Music and surfing and two key themes we’d like to use for our wedding – it would be great to replicate musical notes and waves in a subtle way on our cake perhaps with flowers too. We will be having a DIY wedding in Cornwall where we met (in a surf lesson, very cheesy I know!), and I love the thought of putting our own touches onto a cake that can represent us 🙂
Sugar flowers, tall tiers and intricate piping can quickly jack up the price of your cake. That's because most cake bakers price their work by "touch time," which is the amount of labor and number of hours spent designing the cake. (There's a lot that goes into this confection—it's way more than just flour and eggs!) So when it comes to choosing your cake style, look for designs you love that don't include any over-the-top add-ons.
Examine the length of time required for you in ordering your wedding cake.
In today's contemporary world, wedding events are not simply performed in the church. A lot of concepts had come up in regards to wedding celebration venues. If ever before you have any kind of plans of having your wedding celebration by the beach or anywhere else where it is open, it would be better to inform your baker concerning this.
We recommend hiring a wedding cake baker at least six months before your wedding day—these vendors do tend to book up quickly! Start by reading online reviews of wedding cake bakers near you, and selecting a few to interview (in person whenever possible). You’ll typically have a wedding cake tasting after you’ve booked your baker, where you’ll select your cake’s flavors.
My fiancé and I actually met just before I went off to study for a year in San Francisco- he followed me out there 2 months later and we lived in SF for the first year of our relationship. We have such great memories and have been back loads to visit friends so it seemed fitting to have a little nod towards the City in our wedding. On our last trip we bought a cake topper (which is actually a Christmas tree decoration!) of the Golden Gate Bridge and we plan to use that with blue ribbons round the lower tiers to match the lovely blue California sky! It’s such a lovely ornament and we’ll be able to keep it forever for our Christmas tree 🙂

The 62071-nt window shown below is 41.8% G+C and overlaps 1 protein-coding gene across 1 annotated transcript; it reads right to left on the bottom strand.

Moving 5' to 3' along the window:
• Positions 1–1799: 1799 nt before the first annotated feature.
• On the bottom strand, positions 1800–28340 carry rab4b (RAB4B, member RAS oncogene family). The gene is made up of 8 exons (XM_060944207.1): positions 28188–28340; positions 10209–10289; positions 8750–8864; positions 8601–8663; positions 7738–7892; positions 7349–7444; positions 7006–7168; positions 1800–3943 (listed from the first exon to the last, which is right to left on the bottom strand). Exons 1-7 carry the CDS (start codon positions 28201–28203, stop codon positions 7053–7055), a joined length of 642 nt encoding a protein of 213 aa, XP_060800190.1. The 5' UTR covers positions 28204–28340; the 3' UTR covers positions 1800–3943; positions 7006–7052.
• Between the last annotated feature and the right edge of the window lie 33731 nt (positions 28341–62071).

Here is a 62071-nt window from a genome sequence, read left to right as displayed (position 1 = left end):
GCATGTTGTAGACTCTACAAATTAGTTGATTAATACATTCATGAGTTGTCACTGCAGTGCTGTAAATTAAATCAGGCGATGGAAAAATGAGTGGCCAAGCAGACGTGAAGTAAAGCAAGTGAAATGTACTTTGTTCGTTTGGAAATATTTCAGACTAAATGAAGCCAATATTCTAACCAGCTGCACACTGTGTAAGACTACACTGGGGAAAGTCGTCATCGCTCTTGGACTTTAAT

Covering a cake in marzipan uses exactly the same method as covering it in fondant. Stick the cake to the cake board with a small ball of marzipan. Now, take roughly enough marzipan to cover your cake. This can be hard to judge and is a matter of practise, so if in doubt always use more. Knead the marzipan a little, until it is smooth and pliable. Roll it out into a rough circular shape, about half a centimetre thick.
To prepare the cake tin for baking, lay it onto a sheet of baking parchment and draw around the base, then cut out the circle. Cut a long strip of parchment a little taller than your tin. Fold over one long edge of this and cut slits every inch or so. Grease the tin and line the sides with the long strip, laying the flaps on the bottom of the tin. Cover the bottom with the circle. Once fully lined, do this all over again. Double lining the tin will prevent leakage, and give a little extra insulation to the cake.
Once the flowers are made and the cakes are covered the whole thing can be assembled. Even if you are transporting the cake to another venue and assembling it there, it is best to do a dry run first to check how everything will look. Start by wrapping a length of ribbon around the edge of the board and the bottom of each tier. Secure the ribbon to the board with a couple of pins, and to thecakle with some edible glue or royal icing. This instantly neatens up any dodgy edges.
Not every cake that appears in a magazine is ideal for a real-life celebration. Just as in couture fashion shows, silhouettes are often presented on the runway (in our case, in the press) to illustrate trends, new styles, and fresh ideas. Not every design will scale up or down with success, and some structures require a different minimum number of servings. As always, we’ll do our creative best to present you with a few options and choices.
Once you have your smooth surface you can take care of any flaws that are left. Marks and cracks in the icing can be hidden by taking a small ball of icing, dipping it in some cornflour or icing sugar, and rubbing it over the problem area. The icing sugar will fill the crack and blend it into the surface, smoothing it out. Other marks such as cake smears or food colouring can often be removed by brushing on a little clear alcohol, such as vodka, and then rubbing lightly with some kitchen towel. Once the liqour has dried smooth out the surface again.